John Hancock Life Insurance Agrees to Settle ERISA Self-Dealing Suit

The defendants have agreed to a $14 million payment and to procedural changes.

A $14 million settlement has been reached in a lawsuit accusing John Hancock Life Insurance Co. of self-dealing in its defined contribution (DC) plan.

The proposed class action suit suggested that John Hancock breached its Employee Retirement Income Security Act (ERISA) fiduciary duties “by applying an imprudent and inappropriate preference for John Hancock products within the plan, despite their poor performance, high costs and lack of traction among fiduciaries of similarly sized plans.” In addition, the self-dealing lawsuit accused the firm of failing to monitor or control the plan’s administrative expenses, allegedly costing the plan millions of dollars in excessive administrative fees over the course of the class period.

Last year, a district court judge denied the defendants’ motion to dismiss the case.

The settlement agreement also includes prospective relief in which the defendants agree to:

  • retain an independent third-party investment consultant to provide ongoing monitoring and review of the investment options in the plan’s investment lineup for at least five years from the settlement effective date;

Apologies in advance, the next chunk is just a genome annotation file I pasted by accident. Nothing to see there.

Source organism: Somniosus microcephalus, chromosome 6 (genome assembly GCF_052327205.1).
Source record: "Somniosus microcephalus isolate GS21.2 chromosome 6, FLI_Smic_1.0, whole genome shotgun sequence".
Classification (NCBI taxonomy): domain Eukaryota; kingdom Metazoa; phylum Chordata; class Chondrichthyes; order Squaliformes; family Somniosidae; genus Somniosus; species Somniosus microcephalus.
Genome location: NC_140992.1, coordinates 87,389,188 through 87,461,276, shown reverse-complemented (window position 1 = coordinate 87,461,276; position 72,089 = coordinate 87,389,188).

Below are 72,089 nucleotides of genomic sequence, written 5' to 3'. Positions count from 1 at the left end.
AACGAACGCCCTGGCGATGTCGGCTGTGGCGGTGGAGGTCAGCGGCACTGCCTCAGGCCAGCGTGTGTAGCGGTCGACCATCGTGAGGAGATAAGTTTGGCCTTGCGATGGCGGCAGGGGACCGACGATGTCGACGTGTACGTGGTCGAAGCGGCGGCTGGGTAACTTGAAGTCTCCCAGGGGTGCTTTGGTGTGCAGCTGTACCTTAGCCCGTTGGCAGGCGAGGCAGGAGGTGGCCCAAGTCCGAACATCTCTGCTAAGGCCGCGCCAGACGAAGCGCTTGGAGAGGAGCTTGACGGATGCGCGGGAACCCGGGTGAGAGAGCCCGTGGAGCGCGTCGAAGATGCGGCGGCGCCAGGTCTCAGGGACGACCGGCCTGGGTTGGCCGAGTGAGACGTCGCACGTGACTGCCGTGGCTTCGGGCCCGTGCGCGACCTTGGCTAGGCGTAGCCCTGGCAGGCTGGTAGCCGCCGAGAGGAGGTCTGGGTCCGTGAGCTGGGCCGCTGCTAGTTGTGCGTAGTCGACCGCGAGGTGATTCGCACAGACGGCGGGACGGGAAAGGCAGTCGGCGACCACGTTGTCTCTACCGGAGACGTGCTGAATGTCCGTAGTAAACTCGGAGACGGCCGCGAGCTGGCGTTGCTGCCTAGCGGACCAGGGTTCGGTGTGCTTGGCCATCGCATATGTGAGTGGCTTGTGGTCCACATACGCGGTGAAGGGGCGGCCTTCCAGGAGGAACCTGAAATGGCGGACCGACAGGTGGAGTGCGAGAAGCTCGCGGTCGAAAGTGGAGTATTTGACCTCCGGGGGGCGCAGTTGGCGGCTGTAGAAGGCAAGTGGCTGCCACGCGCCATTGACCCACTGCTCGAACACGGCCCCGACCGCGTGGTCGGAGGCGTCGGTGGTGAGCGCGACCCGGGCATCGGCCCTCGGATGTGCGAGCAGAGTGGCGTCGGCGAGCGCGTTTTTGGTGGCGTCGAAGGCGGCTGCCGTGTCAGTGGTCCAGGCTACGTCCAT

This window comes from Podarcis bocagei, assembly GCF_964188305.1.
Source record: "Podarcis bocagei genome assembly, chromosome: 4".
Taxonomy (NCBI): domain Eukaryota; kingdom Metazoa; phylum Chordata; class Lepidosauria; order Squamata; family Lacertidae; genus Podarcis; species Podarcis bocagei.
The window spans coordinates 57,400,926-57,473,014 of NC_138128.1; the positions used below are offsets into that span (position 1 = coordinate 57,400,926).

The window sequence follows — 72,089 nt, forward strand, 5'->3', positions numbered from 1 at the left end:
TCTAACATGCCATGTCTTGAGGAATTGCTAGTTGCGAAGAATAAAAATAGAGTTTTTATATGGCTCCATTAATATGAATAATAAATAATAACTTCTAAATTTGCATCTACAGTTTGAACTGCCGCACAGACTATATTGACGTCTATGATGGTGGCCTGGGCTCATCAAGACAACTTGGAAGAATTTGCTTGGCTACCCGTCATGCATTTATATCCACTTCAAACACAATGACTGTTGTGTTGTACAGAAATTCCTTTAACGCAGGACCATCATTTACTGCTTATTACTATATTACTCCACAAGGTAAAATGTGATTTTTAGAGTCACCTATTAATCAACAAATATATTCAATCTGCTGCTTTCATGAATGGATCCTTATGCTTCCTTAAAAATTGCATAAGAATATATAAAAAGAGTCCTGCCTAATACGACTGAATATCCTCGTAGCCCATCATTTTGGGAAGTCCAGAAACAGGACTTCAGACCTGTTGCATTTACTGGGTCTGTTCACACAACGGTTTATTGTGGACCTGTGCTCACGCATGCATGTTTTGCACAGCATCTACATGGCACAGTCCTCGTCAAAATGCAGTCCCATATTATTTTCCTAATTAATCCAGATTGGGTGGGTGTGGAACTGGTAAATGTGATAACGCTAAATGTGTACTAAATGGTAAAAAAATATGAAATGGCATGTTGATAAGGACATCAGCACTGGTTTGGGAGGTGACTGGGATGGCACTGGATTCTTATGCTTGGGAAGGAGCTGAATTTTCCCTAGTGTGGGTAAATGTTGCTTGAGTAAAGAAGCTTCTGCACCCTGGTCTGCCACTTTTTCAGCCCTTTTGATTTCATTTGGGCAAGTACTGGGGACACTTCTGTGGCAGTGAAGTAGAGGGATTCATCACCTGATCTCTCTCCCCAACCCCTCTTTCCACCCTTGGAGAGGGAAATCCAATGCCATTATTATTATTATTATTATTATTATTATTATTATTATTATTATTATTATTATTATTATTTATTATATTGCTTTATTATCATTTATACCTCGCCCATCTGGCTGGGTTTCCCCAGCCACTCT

• develop and approve an investment policy statement (IPS) for the plan; and,
  • use the services of an independent consultant to assist with negotiating the next recordkeeping agreement and issuing a request for information (RFI) for recordkeeping services at or before the expiration of the plan’s current recordkeeping contract.
The settlement agreement says it is entered into solely for the purpose of avoiding possible future expenses, burdens or distractions of litigation. The defendants, individual benefits committee members, individual investment subcommittee members and any other released parties deny any and all wrongdoing and deny any and all liability in connection with any claims.